On The Importance of Breaks During The Creative Process

I grew up learning the value that if you weren’t working, you were doing something wrong. This value isn’t all bad, it’s given me an excellent work ethic and a tendency to treat procrastination as the source of all evils. However, what do you do when you’re stuck on a difficult problem with your project?

This problem could be a tough calculus assignment where you just can’t solve question six. Or you could not know how to go forward in your scientific research – what technique should you use next or why is the technique you are using not working the way you planned? Or you could hit a plateau with your musical instrument where no matter what newfangled warmup or exercises you try, you aren’t getting better at the rate that you desire.

Writing problems aren’t any different. Despite sitting down at your desk every day at the same time and following your routine to the letter, some days you won’t see any progress. Maybe you can’t figure out a particular plot problem. Maybe your craft is suffering and every sentence sounds like it was written by someone in grade two. Maybe you just hate everything you’ve written and feel like you’d accomplish more if you spent your writing time writing CRAP CRAPPED A CRAP-CRAP-CRAP over and over again.

It happens.

So what are your options?

1) Stick to the writing routine and hope it gets better.

2) Take a break.

Now, I see the first option championed everywhere across the internet all the time. If you stick to a writing routine you will see progress. You need to work through the bad days to gain bulk to your manuscript. Blah blah blah.

It’s very true. I didn’t see my book get bigger until I committed to working on it regularly. A writing routine does ensure that you will improve through consistent practice and build stamina towards completing your projects.

However, I’m not talking about those days where you’re like “Hmmm, I have some spare time should I write/play video games/watch TV and eat chips/read/clean the house/cook dinner/pick those socks up off the floor behind the table who put their socks there anyway/call my friend/watch youtube until my brain only outputs youtube videos instead of normal speech/tweet about writing instead of writing… huh I choose all the options that aren’t writing.”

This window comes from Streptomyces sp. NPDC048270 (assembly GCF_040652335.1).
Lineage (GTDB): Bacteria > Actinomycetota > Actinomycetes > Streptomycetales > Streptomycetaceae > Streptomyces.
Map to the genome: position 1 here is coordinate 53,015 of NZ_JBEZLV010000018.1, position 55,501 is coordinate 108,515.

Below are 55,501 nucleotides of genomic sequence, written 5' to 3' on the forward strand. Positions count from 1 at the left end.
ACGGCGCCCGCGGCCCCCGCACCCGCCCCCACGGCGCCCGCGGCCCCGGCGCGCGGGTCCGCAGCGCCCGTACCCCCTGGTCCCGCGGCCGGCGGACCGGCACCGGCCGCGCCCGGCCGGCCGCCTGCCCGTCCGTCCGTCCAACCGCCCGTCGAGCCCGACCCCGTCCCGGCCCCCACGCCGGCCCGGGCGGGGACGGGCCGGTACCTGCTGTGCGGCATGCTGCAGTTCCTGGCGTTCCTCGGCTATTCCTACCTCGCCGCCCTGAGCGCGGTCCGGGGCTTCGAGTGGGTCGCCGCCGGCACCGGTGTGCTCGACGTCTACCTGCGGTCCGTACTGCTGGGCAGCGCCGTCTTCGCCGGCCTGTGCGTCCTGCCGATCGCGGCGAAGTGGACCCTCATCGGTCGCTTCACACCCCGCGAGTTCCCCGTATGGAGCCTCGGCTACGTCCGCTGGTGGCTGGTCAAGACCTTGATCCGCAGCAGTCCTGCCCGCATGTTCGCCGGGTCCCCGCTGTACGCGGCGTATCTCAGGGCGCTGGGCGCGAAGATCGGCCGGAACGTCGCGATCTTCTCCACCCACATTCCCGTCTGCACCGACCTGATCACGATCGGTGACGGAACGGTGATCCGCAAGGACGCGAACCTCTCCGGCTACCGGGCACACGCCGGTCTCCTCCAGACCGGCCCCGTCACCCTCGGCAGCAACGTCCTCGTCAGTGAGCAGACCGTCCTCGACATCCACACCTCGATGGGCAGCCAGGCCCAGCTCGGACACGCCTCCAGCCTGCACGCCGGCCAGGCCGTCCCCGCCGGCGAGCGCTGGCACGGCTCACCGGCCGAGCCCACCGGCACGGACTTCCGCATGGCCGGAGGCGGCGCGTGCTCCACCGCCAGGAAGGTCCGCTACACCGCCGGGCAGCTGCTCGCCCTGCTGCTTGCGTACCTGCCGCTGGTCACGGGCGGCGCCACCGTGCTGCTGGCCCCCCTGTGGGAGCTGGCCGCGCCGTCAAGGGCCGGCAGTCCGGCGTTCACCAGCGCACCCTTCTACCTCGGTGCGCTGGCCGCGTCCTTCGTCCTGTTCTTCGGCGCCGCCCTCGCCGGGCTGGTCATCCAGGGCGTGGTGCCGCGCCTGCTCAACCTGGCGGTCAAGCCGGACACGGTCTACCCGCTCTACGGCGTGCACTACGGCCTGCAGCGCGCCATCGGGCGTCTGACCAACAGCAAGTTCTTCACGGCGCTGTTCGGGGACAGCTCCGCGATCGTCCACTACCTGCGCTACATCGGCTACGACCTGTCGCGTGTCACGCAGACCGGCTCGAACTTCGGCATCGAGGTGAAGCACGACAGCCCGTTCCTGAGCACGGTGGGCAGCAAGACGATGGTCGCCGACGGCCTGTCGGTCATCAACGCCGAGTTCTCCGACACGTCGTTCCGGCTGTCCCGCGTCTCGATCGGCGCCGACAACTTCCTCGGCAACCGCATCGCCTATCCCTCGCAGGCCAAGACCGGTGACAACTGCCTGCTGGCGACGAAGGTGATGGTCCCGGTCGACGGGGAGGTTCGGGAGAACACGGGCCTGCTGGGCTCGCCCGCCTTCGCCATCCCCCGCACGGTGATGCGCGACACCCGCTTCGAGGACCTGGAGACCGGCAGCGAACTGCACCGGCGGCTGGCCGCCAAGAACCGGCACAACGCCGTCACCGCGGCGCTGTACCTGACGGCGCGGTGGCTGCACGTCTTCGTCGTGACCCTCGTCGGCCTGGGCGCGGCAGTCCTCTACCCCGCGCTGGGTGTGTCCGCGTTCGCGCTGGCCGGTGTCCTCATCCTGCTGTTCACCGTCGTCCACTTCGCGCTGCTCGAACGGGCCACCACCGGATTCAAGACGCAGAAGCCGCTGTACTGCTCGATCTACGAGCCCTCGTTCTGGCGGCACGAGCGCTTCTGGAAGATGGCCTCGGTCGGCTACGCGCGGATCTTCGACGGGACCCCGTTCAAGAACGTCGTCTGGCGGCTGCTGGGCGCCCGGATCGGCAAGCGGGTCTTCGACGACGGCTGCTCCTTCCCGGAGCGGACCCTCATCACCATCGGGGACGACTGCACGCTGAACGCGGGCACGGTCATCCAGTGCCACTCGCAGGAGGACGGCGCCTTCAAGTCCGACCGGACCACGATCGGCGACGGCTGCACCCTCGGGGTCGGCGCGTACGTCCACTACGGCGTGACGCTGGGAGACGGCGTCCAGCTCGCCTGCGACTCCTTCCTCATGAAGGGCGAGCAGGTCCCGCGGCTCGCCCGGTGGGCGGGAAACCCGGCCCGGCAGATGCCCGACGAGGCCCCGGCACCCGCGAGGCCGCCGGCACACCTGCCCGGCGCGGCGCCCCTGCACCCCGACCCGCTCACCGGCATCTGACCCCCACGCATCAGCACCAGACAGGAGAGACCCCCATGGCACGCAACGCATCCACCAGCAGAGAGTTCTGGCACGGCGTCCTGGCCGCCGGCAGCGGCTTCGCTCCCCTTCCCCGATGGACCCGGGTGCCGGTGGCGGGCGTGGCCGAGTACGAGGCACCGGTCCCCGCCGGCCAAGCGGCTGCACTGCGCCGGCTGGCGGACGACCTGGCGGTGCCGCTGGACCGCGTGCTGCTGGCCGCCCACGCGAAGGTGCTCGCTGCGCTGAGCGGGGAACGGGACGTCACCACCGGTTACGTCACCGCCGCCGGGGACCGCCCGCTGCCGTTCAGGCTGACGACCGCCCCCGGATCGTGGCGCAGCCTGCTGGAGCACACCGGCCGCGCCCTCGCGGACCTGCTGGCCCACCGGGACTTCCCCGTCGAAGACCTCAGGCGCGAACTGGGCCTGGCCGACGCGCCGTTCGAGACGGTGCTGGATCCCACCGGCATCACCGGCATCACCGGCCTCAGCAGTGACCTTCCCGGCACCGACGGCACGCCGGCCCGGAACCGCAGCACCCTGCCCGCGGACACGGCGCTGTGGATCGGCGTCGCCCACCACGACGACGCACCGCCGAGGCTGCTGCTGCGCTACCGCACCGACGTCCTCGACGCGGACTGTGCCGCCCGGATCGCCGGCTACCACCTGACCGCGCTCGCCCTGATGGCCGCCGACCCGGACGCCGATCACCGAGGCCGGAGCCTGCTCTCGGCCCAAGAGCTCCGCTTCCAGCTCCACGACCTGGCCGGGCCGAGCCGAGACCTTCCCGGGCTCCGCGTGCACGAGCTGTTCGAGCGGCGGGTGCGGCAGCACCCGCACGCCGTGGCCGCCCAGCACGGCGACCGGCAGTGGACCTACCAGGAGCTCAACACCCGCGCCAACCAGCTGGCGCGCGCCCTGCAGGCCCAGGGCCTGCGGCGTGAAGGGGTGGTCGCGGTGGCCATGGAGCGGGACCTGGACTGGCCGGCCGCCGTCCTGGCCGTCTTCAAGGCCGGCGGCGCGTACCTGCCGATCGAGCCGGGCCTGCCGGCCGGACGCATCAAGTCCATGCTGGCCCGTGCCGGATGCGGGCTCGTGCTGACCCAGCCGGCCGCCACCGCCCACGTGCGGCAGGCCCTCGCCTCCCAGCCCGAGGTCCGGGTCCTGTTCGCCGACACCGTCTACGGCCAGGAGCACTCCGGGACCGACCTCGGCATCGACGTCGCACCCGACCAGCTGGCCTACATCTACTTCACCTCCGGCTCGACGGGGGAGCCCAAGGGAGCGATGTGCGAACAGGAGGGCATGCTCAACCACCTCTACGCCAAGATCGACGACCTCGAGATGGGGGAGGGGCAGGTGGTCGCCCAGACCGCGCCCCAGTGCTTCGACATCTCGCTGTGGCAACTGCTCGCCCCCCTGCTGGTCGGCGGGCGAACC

Those days happen to me often enough, and yes, those are good times to fight and adhere to a writing routine. If you frequently give in to distraction, you won’t see progress.

I’m also not talking about when you are using the first draft technique where you just write ANYTHING no matter what and see where it takes you. That’s fine. Charge full ahead with the writing routine.

I’m talking about when you’ve been stuck on your manuscript for so long that it’s been weeks. I’m talking about when you think about your novel and you feel exhausted. I’m talking about when you’ve been editing and last month you wrote six chapters, but this month you can’t even finish chapter 13. I’m talking about when you really need to find a way to kill the villain but you don’t know where to begin and haven’t for months.

In this case, you’ve been applying the writing routine and it’s simply not working. Why not?

Because your brain is tired.

If you go to the gym and lift heavy weights one day, you can’t expect to lift a ton of heavy weights the next day. The rest and recovery is just as important to lifting heavy as the actual lifting itself. In fact, if you do, you’ll probably injure yourself. If you keep doing heavy lifting with your brain when you’re tired, you risk burn out.

Think about baking bread. You have to let that sucker ferment and rise for a couple of hours otherwise the final product is going to be flat and hard as a frisbee.

Writing is the same way.

If you adhere to your routine when you are stuck, and nothing has improved after several days, you are wasting your time. It’s equivalent to banging your head against the wall.

Take a break. Maybe a couple of days. Maybe a whole week.
Rest.
Let your ideas ferment.

Afterwards you will have the added benefit of approaching the manuscript with fresh eyes. Your brain will have the opportunity to approach the problem at full power. You might find that your productivity increases after a break. In fact, you might find that the break doesn’t destroy your writing routine, but restores it instead.

 

How to Deal with Writer’s Block When Writing a Novel

Some people claim there is no such thing as writer’s block. They use convincing arguments like there is no such thing as writer’s block because if your a car mechanic you don’t get car mechanic’s block. Or if you work in an office, you don’t show up to work and say “Yo, I don’t have the urge to work today.”